Rolling Out

David White on Peace Corps’ role in global diplomacy and the power of service

Deputy Director of the Peace Corps, David White, shares insights on the importance of diversity in service and the vast opportunities for young African Americans in international affairs.

David E. White Jr. is the 14th Deputy Director of the Peace Corps. He was unanimously confirmed by the U.S. Senate on Dec. 20, 2023, and sworn in by Director Carol Spahn on Dec. 29.

White most recently served as Senior Advisor to the Deputy Secretary of State for Management and Resources at the U.S. Department of State. Prior to joining the State Department, he served as Special Assistant to the President in the White House Presidential Personnel Office (PPO). Earlier in the Biden-Harris Administration, White served on the National Security Council as Senior Advisor to the White House Coordinator for Operation Allies Welcome, where he facilitated whole-of-government efforts to provide housing, health care, education, employment, and other resources at scale for nearly 90,000 Afghan allies resettled in the United States.

An attorney by training, White joined the Biden-Harris Administration as Deputy Associate Counsel in PPO after serving on the Biden-Harris Transition Team. White began his career in public service as a cavalry officer in the U.S. Army. He served on active duty in a variety of domestic and overseas assignments, including as a Scout Platoon Leader in Kandahar, Afghanistan, in support of Operation Enduring Freedom from 2011 to 2012. After being wounded in combat, White served as second-in-command of the Warrior Transition Unit at West Point, where he coordinated care for other wounded, ill, and injured service members. His military awards and decorations include the Bronze Star Medal, Purple Heart, and Combat Action Badge.

White is a graduate of the U.S. Military Academy at West Point and earned his law degree, cum laude, from Harvard Law School. After law school, he clerked for Judge Paul J. Watford of the U.S. Court of Appeals for the Ninth Circuit and later practiced law at Wachtell, Lipton, Rosen & Katz in New York City. Born and raised in New York’s Hudson Valley, White lives in Washington, D.C.

He had a chance to converse with rolling out‘s publisher and CEO, Munson Steed, and their conversation follows here:

Munson Steed: Hey, ladies and gentlemen, this is Munson Steed, and welcome to rolling out, A Seat at the Table. What does it mean to be at a seat at the table, be able to impact the community, the world, and beyond. I am so proud to have the deputy director of the Peace Corps, my dear brother, David White, how are you?

David White: Well, I’m doing fantastic. Munson, first of all, let me say, thank you for having me here today. It’s a real privilege to be sitting down with a legend like you, I mean, under your leadership, rolling out has helped move black culture in a positive way. So, I appreciate that and it’s great to be here today.

MS: Well, thanks for that. Culture, young people, purpose, the Peace Corps clearly has a tradition of that, but many may not know the value proposition that it offers both to their career and to their purpose. How can you share just some insights if you will? That we should assume our seat at the table at the Peace Corps.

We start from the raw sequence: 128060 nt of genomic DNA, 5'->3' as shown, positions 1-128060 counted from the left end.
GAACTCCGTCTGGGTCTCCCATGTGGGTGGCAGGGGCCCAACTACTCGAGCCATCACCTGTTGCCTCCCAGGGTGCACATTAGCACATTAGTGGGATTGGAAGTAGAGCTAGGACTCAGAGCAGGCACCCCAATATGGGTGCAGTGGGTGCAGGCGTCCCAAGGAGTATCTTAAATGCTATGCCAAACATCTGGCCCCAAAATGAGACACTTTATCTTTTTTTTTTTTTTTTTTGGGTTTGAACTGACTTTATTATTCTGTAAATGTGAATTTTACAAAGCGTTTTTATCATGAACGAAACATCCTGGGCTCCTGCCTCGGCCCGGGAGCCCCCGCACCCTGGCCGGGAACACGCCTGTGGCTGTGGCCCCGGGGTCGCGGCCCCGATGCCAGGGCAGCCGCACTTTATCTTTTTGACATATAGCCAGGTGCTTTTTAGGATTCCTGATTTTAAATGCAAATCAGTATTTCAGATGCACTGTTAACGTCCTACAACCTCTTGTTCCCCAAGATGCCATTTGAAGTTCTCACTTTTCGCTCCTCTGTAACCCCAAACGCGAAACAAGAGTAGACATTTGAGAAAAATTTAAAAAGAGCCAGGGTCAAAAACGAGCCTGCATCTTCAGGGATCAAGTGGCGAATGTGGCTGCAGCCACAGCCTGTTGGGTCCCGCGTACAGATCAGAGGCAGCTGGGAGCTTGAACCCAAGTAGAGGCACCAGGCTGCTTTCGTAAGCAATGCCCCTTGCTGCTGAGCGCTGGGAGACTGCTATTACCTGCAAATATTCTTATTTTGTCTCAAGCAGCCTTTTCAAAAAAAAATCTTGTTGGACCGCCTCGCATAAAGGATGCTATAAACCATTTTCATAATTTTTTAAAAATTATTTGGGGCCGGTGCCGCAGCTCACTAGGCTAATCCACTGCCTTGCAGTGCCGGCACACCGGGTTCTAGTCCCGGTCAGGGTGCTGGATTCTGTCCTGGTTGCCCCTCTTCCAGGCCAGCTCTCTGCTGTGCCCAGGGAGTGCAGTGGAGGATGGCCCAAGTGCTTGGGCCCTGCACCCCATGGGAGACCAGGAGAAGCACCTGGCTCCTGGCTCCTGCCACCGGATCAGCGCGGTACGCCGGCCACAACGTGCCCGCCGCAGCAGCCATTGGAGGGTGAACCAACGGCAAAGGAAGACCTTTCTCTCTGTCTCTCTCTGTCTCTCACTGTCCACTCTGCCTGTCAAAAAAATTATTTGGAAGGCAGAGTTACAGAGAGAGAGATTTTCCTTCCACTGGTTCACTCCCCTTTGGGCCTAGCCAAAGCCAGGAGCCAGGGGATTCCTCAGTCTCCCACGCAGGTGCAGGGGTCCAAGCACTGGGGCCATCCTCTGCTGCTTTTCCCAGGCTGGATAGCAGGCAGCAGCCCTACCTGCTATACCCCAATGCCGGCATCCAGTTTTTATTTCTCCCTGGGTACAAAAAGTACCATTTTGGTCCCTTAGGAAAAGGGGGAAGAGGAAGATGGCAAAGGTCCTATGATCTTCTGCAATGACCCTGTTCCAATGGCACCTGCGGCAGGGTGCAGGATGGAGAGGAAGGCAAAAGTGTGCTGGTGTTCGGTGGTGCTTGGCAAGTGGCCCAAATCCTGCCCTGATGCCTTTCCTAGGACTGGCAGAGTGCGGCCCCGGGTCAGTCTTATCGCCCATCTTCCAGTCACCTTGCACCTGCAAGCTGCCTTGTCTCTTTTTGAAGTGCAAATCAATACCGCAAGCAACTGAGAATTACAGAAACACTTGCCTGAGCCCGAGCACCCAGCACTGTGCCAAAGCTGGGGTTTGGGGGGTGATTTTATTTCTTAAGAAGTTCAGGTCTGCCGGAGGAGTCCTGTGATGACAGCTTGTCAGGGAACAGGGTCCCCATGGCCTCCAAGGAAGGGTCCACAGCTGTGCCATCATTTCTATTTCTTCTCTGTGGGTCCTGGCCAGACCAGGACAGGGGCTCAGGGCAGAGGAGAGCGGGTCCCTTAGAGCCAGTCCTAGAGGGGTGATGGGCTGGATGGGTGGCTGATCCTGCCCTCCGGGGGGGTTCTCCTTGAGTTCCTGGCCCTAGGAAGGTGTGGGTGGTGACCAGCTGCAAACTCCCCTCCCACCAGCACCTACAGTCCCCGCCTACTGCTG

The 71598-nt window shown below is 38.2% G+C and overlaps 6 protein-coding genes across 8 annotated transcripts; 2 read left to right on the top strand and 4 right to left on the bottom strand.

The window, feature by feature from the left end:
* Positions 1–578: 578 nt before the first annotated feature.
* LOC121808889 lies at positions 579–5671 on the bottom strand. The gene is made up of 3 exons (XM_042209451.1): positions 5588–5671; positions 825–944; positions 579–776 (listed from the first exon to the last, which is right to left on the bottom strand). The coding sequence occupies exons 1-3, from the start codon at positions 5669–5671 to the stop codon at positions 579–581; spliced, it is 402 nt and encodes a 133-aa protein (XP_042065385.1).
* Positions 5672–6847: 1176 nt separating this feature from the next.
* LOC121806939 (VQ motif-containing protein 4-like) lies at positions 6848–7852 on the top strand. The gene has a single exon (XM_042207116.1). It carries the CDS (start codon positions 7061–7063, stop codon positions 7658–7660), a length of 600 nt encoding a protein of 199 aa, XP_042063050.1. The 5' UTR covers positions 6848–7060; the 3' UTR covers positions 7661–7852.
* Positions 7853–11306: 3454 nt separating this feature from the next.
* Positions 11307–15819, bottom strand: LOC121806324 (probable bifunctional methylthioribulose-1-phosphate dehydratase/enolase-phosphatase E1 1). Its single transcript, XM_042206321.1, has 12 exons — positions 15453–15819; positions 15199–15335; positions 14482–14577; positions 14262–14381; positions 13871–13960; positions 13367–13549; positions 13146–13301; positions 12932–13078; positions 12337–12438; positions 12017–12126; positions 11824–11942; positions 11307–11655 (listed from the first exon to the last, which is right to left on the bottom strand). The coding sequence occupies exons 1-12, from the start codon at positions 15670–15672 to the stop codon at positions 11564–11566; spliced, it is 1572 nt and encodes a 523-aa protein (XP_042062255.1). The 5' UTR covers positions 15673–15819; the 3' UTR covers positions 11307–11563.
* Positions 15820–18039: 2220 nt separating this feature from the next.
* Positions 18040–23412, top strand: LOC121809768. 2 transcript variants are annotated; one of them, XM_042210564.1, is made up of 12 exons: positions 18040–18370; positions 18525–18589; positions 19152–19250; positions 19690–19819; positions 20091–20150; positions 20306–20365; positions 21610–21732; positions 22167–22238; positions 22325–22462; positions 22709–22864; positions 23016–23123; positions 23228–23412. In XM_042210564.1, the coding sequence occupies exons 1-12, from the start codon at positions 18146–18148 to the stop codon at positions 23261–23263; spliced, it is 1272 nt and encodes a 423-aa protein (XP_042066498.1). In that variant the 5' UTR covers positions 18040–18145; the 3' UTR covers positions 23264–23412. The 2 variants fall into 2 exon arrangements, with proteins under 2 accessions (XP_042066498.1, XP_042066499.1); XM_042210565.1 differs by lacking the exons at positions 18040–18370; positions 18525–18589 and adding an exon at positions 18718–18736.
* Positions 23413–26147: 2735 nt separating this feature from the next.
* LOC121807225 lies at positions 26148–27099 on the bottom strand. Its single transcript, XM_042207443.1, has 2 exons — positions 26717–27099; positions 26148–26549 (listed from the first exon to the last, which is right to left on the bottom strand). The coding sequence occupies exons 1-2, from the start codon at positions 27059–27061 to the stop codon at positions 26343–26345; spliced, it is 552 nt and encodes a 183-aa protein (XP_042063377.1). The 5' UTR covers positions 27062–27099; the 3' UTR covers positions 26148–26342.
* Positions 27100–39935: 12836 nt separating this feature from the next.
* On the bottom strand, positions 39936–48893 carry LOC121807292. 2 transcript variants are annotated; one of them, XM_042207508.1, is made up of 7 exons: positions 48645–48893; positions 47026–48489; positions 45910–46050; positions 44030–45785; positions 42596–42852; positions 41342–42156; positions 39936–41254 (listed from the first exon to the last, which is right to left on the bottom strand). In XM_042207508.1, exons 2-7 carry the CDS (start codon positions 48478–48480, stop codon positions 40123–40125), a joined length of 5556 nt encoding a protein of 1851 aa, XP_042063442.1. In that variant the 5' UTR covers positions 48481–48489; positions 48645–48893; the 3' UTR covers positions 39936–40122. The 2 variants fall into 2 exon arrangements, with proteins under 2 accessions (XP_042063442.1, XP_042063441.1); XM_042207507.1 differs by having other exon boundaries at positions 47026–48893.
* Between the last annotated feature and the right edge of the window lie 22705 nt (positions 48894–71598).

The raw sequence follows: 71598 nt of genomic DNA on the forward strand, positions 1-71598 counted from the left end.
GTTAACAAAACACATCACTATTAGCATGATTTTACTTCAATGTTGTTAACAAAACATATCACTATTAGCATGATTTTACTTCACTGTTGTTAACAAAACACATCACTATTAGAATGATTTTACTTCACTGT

DW: Absolutely. I appreciate that. So, we’ve got to have a seat at the table. We’ve got to have a seat at every table, and that looks like foreign policy, international affairs and being evolved as a global citizen. That’s what it means to be a part of the Peace Corps. The Peace Corps has a long legacy and an exciting future. President John F. Kennedy established the Peace Corps in 1961 as an international service agency, and now, at the invitation of governments, volunteers work with community members in education, health, environment, agriculture, community economic development and youth development. 

We have a global network of volunteers, staff and community members who are driven by that mission of world peace and friendship. And now, we’ve got more than 240,000 Americans who have served in 143 countries. So, when we talk about black and brown people being at the table, we’re talking about US ambassadors who started their career as Peace Corps Volunteers. We’re talking about folks who are in the Congress, in both the House and Senate who started their careers as Peace Corps volunteers. There are few better ways of being a Peace Corps volunteer to be able to get involved and really have an impact in the world.

MS: If you were giving a speech right there at Howard, or going down to Morehouse, or Fisk or Spelman, and you were gonna give a graduation speech, what would the title of that speech be? And what would you challenge them to do as it relates to having a role in bringing peace and diplomacy to the world?

DW: Absolutely. Well, first of all, I would tell you that the speech would probably be second of President Biden’s speech, because he’s speaking at Morehouse here soon. So, mine would probably be second-best to that one. But here’s what I would talk about: The Peace Corps is not idealistic. The Peace Corps was formed in 1961 on a simple yet boldly profound question. That question was, would Americans be willing to go abroad, live in some of the most rural communities for two years? Work in partnership with people with very different lived experiences from their own, while learning the language, embracing their cultures, to build bridges of understanding to further our mission world peace and friendship. 

So, more than six decades later, we know the answer to that question. It has been and continues to be an overwhelming “yes.” So, year after year, decade after decade, more than like, we said, 240,000 people stood up to serve this great cause, changing forever not only the way that Americans see the world, but also the way in which the world looks at America. So, today, we’ve got thousands of volunteers continuing this great tradition and ensuring we have a great future too. And they’re furthering our mission, one individual interaction at a time as they live and work side by side with the communities they serve. 

And I believe I would tell that Commencement audience, we are at a decisive moment in world history. We’re facing a lot of challenges. We’ve got global conflict and wars. Now more than ever, it’s important that we’re working on peace and friendship. We’ve also got the largest generation of youth in history coming of age right now, and they’re taking their place among global leaders. Today, we’ve got about 1.2 billion young people between the ages of 15 and 24 across the planet. And nearly 90% of them, 90% are living in low income and developing countries. 

And let’s talk about Africa for a minute. The median age across Africa today is just 19 years old. And by the year 2050, 1 in 4 people in the world will be living in Africa. So, now some people look at these demographic trends, Munson, and they think, “Well, this is a challenge that has to be confronted.” But here at the Peace Corps, we see that as an opportunity to be embraced. We see that as an opportunity to work with the leaders of today and tomorrow to develop skills and pursue opportunities that stem the tide of irregular migration, that gives a chance for folks to invest in their own communities.